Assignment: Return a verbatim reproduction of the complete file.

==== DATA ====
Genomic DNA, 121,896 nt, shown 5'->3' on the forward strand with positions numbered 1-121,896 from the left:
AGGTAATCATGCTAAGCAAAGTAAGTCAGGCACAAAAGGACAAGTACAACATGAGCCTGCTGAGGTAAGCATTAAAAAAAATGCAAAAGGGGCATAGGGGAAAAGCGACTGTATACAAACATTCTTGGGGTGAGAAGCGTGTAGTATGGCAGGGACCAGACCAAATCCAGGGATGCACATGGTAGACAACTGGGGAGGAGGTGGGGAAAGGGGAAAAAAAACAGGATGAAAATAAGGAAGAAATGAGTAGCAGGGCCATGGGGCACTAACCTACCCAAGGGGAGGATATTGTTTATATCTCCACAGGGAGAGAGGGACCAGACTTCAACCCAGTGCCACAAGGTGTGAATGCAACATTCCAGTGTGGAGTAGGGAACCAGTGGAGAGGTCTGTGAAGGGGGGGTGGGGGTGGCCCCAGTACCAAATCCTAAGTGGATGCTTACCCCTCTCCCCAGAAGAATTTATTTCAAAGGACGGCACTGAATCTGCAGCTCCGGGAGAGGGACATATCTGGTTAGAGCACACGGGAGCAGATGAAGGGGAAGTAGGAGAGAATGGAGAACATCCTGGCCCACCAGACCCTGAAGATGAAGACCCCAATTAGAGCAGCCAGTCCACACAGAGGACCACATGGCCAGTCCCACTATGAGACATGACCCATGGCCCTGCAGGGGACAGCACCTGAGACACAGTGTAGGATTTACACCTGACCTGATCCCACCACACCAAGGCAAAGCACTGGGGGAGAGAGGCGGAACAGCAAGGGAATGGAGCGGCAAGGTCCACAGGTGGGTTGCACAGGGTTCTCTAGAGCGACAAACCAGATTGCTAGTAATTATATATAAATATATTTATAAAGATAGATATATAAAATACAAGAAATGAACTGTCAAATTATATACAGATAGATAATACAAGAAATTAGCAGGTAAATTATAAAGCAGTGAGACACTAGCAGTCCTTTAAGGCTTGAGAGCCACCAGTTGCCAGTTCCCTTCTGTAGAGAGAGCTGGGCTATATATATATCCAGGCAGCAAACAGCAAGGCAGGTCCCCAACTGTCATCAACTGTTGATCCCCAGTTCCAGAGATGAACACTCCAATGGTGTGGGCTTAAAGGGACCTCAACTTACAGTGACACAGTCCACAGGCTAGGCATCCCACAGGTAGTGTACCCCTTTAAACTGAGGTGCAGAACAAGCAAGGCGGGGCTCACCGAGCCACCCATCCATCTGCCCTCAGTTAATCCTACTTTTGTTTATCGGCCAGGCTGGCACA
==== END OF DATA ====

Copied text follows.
Genomic DNA, 121,896 nt, shown 5'->3' on the forward strand with positions numbered 1-121,896 from the left:
AGGTAATCATGCTAAGCAAAGTAAGTCAGGCACAAAAGGACAAGTACAACATGAGCCTGCTGAGGTAAGCATTAAAAAAAATGCAAAAGGGGCATAGGGGAAAAGCGACTGTATACAAACATTCTTGGGGTGAGAAGCGTGTAGTATGGCAGGGACCAGACCAAATCCAGGGATGCACATGGTAGACAACTGGGGAGGAGGTGGGGAAAGGGGAAAAAAAACAGGATGAAAATAAGGAAGAAATGAGTAGCAGGGCCATGGGGCACTAACCTACCCAAGGGGAGGATATTGTTTATATCTCCACAGGGAGAGAGGGACCAGACTTCAACCCAGTGCCACAAGGTGTGAATGCAACATTCCAGTGTGGAGTAGGGAACCAGTGGAGAGGTCTGTGAAGGGGGGGTGGGGGTGGCCCCAGTACCAAATCCTAAGTGGATGCTTACCCCTCTCCCCAGAAGAATTTATTTCAAAGGACGGCACTGAATCTGCAGCTCCGGGAGAGGGACATATCTGGTTAGAGCACACGGGAGCAGATGAAGGGGAAGTAGGAGAGAATGGAGAACATCCTGGCCCACCAGACCCTGAAGATGAAGACCCCAATTAGAGCAGCCAGTCCACACAGAGGACCACATGGCCAGTCCCACTATGAGACATGACCCATGGCCCTGCAGGGGACAGCACCTGAGACACAGTGTAGGATTTACACCTGACCTGATCCCACCACACCAAGGCAAAGCACTGGGGGAGAGAGGCGGAACAGCAAGGGAATGGAGCGGCAAGGTCCACAGGTGGGTTGCACAGGGTTCTCTAGAGCGACAAACCAGATTGCTAGTAATTATATATAAATATATTTATAAAGATAGATATATAAAATACAAGAAATGAACTGTCAAATTATATACAGATAGATAATACAAGAAATTAGCAGGTAAATTATAAAGCAGTGAGACACTAGCAGTCCTTTAAGGCTTGAGAGCCACCAGTTGCCAGTTCCCTTCTGTAGAGAGAGCTGGGCTATATATATATCCAGGCAGCAAACAGCAAGGCAGGTCCCCAACTGTCATCAACTGTTGATCCCCAGTTCCAGAGATGAACACTCCAATGGTGTGGGCTTAAAGGGACCTCAACTTACAGTGACACAGTCCACAGGCTAGGCATCCCACAGGTAGTGTACCCCTTTAAACTGAGGTGCAGAACAAGCAAGGCGGGGCTCACCGAGCCACCCATCCATCTGCCCTCAGTTAATCCTACTTTTGTTTATCGGCCAGGCTGGCACA